Kuwait's C/A surplus soars to record $77bn
Kuwait, May 28, 2013
Kuwait's current account surplus climbed to an all-time high of KD22.2 billion (77.4 billion) in 2012, which is equivalent to 45 per cent of 2012 GDP, said a report.
A measure of net international trade in goods, services, factor income and transfers, the current surplus surpassed the previously set record of KD18.5 billion in 2011, stated the National Bank of Kuwait in its report.
Financial outflows also climbed to a record high on the back of a KD 5.2 billion increase in Kuwaiti investments in foreign debt securities, it added.
The surplus boom was mainly driven by strong oil revenues which pushed the goods trade surplus to a record high, offsetting record deficits in services and remittances, the top Kuwaiti lender said in the review.
Central Bank of Kuwait reserves rose by under KD1 billion in 2012. Once changes in the value of government overseas assets are included, the broader balance of payments witnessed a surplus of KD20.7 billion.
According to NBK, the strong oil revenues lifted the surplus in the current account to a new high, and financial flows to investments abroad continued their post-financial crisis growth.
A record goods trade surplus more than offset record deficits in services and remittance outflows. As a percentage of GDP, the surplus stood at 45 per cent, up from 42 per cent in 2011.
The rise in the current account surplus was mainly attributed to a KD 4.8 billion surge in the balance of goods.
Goods exports rose by 18 per cent to KD33.4 billion on the back of a 12 per cent y/y expansion in oil production levels and record oil prices, which averaged $109 per barrel in 2012. Meanwhile, goods imports rose at a much slower pace of 3 per cent y/y to KD6.3 billion.
The services account deficit continued to widen to KD2.7 billion, led by KD2.4 billion imports of travel services. Year-on-year, imports of construction services saw the largest rise of around KD 0.3 billion – and could rise even further this year as the government speeds up execution of projects, said the Kuwaiti lender.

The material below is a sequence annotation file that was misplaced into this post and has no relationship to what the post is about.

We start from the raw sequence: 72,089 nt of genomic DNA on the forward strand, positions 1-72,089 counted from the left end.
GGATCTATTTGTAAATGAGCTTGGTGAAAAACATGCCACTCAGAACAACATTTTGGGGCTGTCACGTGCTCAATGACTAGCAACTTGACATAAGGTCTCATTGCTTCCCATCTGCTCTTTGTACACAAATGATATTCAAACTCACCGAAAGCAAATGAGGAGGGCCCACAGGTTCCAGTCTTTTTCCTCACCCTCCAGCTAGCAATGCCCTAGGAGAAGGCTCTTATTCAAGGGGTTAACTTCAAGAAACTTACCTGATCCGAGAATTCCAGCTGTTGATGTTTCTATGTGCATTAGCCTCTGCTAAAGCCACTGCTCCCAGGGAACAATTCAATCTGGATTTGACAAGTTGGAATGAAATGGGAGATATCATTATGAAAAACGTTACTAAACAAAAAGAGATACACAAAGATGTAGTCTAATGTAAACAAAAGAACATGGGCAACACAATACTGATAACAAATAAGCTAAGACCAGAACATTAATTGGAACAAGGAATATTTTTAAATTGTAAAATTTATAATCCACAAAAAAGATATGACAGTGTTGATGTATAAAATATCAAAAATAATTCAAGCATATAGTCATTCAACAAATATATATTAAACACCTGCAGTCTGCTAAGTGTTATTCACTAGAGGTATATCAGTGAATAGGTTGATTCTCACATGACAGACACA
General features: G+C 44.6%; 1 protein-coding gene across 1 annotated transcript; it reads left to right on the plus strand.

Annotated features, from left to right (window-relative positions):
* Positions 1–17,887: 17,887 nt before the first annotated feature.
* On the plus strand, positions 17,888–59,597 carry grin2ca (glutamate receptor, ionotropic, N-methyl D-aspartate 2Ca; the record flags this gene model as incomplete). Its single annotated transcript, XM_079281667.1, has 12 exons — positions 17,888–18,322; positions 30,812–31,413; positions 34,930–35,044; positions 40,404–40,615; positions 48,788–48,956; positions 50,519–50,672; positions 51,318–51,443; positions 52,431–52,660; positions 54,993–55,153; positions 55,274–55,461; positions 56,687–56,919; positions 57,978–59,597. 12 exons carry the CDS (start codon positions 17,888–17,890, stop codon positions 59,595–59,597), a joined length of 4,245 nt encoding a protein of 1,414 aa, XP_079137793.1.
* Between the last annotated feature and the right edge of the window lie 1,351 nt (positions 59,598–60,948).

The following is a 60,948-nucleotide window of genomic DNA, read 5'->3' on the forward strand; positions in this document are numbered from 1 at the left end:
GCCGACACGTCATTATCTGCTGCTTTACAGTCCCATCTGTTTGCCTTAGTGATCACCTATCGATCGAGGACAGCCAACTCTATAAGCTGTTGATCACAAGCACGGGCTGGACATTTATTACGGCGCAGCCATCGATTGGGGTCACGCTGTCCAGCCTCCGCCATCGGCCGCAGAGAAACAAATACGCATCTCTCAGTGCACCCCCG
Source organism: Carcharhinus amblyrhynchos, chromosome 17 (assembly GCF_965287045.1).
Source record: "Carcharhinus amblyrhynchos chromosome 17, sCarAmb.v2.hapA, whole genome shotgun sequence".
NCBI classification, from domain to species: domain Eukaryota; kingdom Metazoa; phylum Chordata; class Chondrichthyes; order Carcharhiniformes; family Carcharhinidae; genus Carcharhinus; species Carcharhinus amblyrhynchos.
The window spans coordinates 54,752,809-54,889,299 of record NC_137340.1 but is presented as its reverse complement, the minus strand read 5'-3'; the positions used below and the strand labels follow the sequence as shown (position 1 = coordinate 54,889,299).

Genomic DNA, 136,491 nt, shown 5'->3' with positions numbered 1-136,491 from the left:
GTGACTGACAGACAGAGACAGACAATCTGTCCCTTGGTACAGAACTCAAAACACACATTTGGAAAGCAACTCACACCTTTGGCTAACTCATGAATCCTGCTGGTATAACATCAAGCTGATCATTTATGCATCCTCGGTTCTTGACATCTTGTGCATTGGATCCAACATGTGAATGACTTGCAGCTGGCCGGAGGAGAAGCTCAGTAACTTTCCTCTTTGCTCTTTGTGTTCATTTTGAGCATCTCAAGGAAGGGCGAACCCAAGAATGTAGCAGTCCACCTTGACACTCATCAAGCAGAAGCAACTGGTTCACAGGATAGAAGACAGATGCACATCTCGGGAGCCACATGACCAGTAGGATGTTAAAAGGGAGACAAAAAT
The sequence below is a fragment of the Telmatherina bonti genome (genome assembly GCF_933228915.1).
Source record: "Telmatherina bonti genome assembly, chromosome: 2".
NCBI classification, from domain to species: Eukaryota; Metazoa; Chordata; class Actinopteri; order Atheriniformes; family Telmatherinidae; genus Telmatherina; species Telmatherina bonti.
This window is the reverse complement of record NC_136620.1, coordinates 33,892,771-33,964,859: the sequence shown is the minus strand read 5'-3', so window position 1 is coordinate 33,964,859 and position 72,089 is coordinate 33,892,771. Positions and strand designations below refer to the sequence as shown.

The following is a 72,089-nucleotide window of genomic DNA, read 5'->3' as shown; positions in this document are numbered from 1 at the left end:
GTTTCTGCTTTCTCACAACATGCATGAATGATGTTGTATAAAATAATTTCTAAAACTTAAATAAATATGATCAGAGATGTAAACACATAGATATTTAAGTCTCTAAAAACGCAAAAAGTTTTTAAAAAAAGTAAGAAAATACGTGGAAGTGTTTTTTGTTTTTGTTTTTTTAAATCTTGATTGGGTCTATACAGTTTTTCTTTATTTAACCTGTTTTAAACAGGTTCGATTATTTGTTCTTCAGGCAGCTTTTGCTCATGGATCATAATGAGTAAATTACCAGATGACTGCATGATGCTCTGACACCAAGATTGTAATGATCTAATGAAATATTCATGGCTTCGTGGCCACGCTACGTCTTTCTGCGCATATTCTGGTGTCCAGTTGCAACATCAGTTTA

Meanwhile, net investment income edged up slightly to KD2.6 billion – up KD 0.1 billion from the previous year.
These inflows comprise receipts from income-generating assets primarily held by the government. Income from portfolio and direct investments were down slightly, but these were more than offset by a large 50 per cent y/y rise in inflows from ‘other investments’.
Outflows from current transfers rose by some KD0.8 billion in 2012, as workers’ remittances surged by 21 per cent y/y to a record KD4.4 billion.
The rise is much stronger than expected given the 3 per cent increase in the number of expatriates in the workforce during the year. The reasons for this are not clear, but it is possible that it reflects increased remittances from Kuwait’s large Egyptian diaspora in light of the weak Egyptian economy, and larger transfers by Indian expatriates taking advantage of the weak rupee, said the NBK report.
"Looking forward, this year we expect the surplus in the current account to be trimmed to around 35 - 40 per cent of GDP as a result of softer exports and stronger imports. Lower oil prices and cutbacks in production levels are likely to limit oil exports. Meanwhile, an improvement in non-oil sector growth is likely to help imports pick-up in 2013," it added.-TradeArabia News Service